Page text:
If nothing else, Welch said, perhaps the appeal will lead the state to set out more specific rules for where free-standing ERs can go and give health care facilities a better chance to plan for them.

“At this point in time, for us to maintain our efficiency, we’re going to have to do something,” he said. “And I don’t want to invest multimillion dollars here on campus if potentially in a year or two or three I might be able to do that in Columbia County.”

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Little Lamb
44905
Points
Little Lamb 02/25/13 - 10:12 pm
2
0
Too Many

Come on, guys, admit it; there might be a case for one modest-sized ER in Evans, but two would be overkill. If one of the contenders would back out (or if the two would form a single joint-venture) then the idea might have a chance.

Doctors Hospital ER is just a hop, skip, and a jump from the Columbia County Line. University can probably make the better logistical case.

LocalLawyer
317
Points
LocalLawyer 02/26/13 - 12:14 am
2
0
I thought about this a lot

I thought about this a lot today, and I don't see the need IF, and only IF, tax dollars are at stake, which I assume they are if they need to ask permission. There are thousands of Georgians who are miles away from emergency care. As much as I'd love to have one in Columbia County (I live there), I don't see the fiscal need if it's going to cost the taxpayers - especially when so many other Georgians are miles away from emergency care. In all honesty, I'd almost say that University and Doctors see $ signs, because they know more citizens in CC have health insurance and would be more likely to go to an E.R. for non-emergency cases if they didn't have to drive downtown or to Wheeler Rd. But I certainly could be wrong there. I agree with Little Lamb, Doctors (although I'd never go there unless I was burned - I'd go to University), is extremely close to a lot of CC. The State is broke too, fyi. So if this does involve tax dollars (which I admit I have not looked into), then I'd say no at this time. It does create jobs, but are those jobs necessary given the economy? It's time for our politicians to batten down the hatches.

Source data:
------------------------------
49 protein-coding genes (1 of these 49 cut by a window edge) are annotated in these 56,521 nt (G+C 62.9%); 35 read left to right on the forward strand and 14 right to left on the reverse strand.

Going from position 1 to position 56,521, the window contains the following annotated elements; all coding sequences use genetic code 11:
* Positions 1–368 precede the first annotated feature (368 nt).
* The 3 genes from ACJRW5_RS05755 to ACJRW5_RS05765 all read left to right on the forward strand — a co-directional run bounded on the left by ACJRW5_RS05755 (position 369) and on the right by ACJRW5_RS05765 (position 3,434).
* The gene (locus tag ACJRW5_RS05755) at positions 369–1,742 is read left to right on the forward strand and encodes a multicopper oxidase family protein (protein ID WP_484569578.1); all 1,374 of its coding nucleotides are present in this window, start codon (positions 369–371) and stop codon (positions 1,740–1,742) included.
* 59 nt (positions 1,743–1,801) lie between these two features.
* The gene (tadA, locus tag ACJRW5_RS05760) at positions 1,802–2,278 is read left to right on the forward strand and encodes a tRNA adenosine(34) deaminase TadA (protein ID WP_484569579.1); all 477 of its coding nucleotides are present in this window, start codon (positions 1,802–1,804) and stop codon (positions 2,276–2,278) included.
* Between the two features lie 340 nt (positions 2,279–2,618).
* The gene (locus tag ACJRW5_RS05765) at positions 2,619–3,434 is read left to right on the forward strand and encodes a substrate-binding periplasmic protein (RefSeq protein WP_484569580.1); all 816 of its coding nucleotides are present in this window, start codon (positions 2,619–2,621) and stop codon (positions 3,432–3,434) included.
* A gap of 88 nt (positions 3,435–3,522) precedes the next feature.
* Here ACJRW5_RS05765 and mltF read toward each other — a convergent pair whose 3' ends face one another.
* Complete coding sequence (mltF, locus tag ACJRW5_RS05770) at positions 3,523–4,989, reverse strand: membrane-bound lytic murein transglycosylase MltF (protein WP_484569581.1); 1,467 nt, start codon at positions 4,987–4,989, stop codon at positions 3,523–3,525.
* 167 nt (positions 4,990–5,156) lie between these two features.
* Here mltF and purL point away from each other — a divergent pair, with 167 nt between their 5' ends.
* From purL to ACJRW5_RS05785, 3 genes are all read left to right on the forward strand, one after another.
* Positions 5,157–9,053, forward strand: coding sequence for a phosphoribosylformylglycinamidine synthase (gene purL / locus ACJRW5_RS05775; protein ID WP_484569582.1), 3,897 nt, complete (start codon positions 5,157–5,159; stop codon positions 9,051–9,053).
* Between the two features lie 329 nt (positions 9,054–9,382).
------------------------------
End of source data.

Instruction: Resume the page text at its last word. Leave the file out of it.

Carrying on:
soapy_725
43612
Points
soapy_725 02/26/13 - 10:01 am
0
0
What happened to the propsed MCG
Unpublished

unit on Washington Rd in the Euchee Creek Swamp? Portions of the "coming soon" sign remain in the right of way? Did they get an updated 100 year flood map?

Doctors Hospital ER is so over crowded that they have a giant billboard advertising appointment in minutes via phone or text.

A executive at University citing loses stated, "that UH needed more elective surgeries and followup surgeries" to make money.

Maybe technology and arthroscopic surgery has backfired. Out patient surgeries up versus long patient stay in hospital.

Bottom line of course is money. The making of money and more money. Care for the sick and wounded is secondary. Stop the flow of money and see how long they stay open for free medical care.